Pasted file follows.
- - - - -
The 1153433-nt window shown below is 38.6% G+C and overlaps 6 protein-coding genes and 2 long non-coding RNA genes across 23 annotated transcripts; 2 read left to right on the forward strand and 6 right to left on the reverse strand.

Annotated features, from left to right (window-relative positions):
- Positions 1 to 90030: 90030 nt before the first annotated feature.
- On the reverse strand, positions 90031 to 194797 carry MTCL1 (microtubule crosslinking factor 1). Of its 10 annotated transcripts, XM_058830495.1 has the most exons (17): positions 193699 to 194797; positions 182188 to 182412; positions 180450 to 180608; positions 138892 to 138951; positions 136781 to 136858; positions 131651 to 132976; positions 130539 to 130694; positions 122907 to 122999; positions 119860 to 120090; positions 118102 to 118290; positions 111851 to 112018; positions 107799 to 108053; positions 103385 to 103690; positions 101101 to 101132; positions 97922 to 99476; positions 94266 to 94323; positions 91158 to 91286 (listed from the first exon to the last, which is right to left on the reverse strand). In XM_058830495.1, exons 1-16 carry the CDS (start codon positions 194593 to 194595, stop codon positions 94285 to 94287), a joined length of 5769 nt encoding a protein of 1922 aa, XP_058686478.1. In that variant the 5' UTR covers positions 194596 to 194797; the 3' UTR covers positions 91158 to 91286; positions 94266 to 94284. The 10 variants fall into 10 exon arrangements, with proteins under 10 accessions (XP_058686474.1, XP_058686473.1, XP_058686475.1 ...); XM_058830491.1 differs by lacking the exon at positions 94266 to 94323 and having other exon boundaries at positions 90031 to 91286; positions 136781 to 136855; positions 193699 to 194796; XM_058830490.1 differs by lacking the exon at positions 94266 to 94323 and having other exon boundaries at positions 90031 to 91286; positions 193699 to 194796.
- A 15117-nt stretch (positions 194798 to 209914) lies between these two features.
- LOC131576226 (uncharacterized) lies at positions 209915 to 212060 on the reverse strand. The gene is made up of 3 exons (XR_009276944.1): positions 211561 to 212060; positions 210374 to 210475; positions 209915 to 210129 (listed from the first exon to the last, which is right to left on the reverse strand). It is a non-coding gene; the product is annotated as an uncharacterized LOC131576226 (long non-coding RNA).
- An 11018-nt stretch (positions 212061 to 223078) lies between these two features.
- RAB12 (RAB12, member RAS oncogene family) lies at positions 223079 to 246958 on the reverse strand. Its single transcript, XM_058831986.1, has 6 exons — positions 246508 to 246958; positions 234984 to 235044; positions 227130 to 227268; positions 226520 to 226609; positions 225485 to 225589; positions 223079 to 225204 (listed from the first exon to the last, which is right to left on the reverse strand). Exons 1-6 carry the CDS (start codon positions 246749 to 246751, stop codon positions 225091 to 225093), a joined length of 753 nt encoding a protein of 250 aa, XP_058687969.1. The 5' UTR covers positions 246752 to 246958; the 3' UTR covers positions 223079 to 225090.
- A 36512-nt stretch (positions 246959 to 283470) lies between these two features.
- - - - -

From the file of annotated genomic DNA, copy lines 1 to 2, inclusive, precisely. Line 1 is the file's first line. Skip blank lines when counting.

The 1153433-nt window shown below is 38.6% G+C and overlaps 6 protein-coding genes and 2 long non-coding RNA genes across 23 annotated transcripts; 2 read left to right on the forward strand and 6 right to left on the reverse strand.

Annotated features, from left to right (window-relative positions):